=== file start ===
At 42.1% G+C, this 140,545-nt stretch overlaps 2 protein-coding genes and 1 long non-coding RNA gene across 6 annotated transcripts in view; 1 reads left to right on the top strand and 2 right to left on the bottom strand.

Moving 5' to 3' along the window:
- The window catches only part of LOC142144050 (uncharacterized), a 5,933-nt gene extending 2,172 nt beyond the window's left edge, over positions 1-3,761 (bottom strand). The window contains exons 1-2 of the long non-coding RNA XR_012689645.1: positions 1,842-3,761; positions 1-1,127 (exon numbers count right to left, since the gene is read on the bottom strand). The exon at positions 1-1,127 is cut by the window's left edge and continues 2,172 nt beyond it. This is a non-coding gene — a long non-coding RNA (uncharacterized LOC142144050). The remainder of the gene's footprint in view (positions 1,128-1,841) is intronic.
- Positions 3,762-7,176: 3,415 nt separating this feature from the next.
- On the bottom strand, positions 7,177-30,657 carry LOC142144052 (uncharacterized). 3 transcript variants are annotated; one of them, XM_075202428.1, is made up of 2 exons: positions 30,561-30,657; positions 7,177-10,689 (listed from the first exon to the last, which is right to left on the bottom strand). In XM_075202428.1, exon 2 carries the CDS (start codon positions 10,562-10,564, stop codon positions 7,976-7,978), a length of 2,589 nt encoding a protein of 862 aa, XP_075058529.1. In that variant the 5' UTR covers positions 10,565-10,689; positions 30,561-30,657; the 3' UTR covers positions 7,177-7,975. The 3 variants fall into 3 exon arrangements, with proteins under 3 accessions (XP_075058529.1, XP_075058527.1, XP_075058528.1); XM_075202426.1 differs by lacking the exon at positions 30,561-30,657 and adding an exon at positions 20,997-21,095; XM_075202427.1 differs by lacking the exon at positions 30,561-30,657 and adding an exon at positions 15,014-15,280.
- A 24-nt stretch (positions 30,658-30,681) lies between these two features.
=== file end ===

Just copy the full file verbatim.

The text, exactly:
At 42.1% G+C, this 140,545-nt stretch overlaps 2 protein-coding genes and 1 long non-coding RNA gene across 6 annotated transcripts in view; 1 reads left to right on the top strand and 2 right to left on the bottom strand.

Moving 5' to 3' along the window:
- The window catches only part of LOC142144050 (uncharacterized), a 5,933-nt gene extending 2,172 nt beyond the window's left edge, over positions 1-3,761 (bottom strand). The window contains exons 1-2 of the long non-coding RNA XR_012689645.1: positions 1,842-3,761; positions 1-1,127 (exon numbers count right to left, since the gene is read on the bottom strand). The exon at positions 1-1,127 is cut by the window's left edge and continues 2,172 nt beyond it. This is a non-coding gene — a long non-coding RNA (uncharacterized LOC142144050). The remainder of the gene's footprint in view (positions 1,128-1,841) is intronic.
- Positions 3,762-7,176: 3,415 nt separating this feature from the next.
- On the bottom strand, positions 7,177-30,657 carry LOC142144052 (uncharacterized). 3 transcript variants are annotated; one of them, XM_075202428.1, is made up of 2 exons: positions 30,561-30,657; positions 7,177-10,689 (listed from the first exon to the last, which is right to left on the bottom strand). In XM_075202428.1, exon 2 carries the CDS (start codon positions 10,562-10,564, stop codon positions 7,976-7,978), a length of 2,589 nt encoding a protein of 862 aa, XP_075058529.1. In that variant the 5' UTR covers positions 10,565-10,689; positions 30,561-30,657; the 3' UTR covers positions 7,177-7,975. The 3 variants fall into 3 exon arrangements, with proteins under 3 accessions (XP_075058529.1, XP_075058527.1, XP_075058528.1); XM_075202426.1 differs by lacking the exon at positions 30,561-30,657 and adding an exon at positions 20,997-21,095; XM_075202427.1 differs by lacking the exon at positions 30,561-30,657 and adding an exon at positions 15,014-15,280.
- A 24-nt stretch (positions 30,658-30,681) lies between these two features.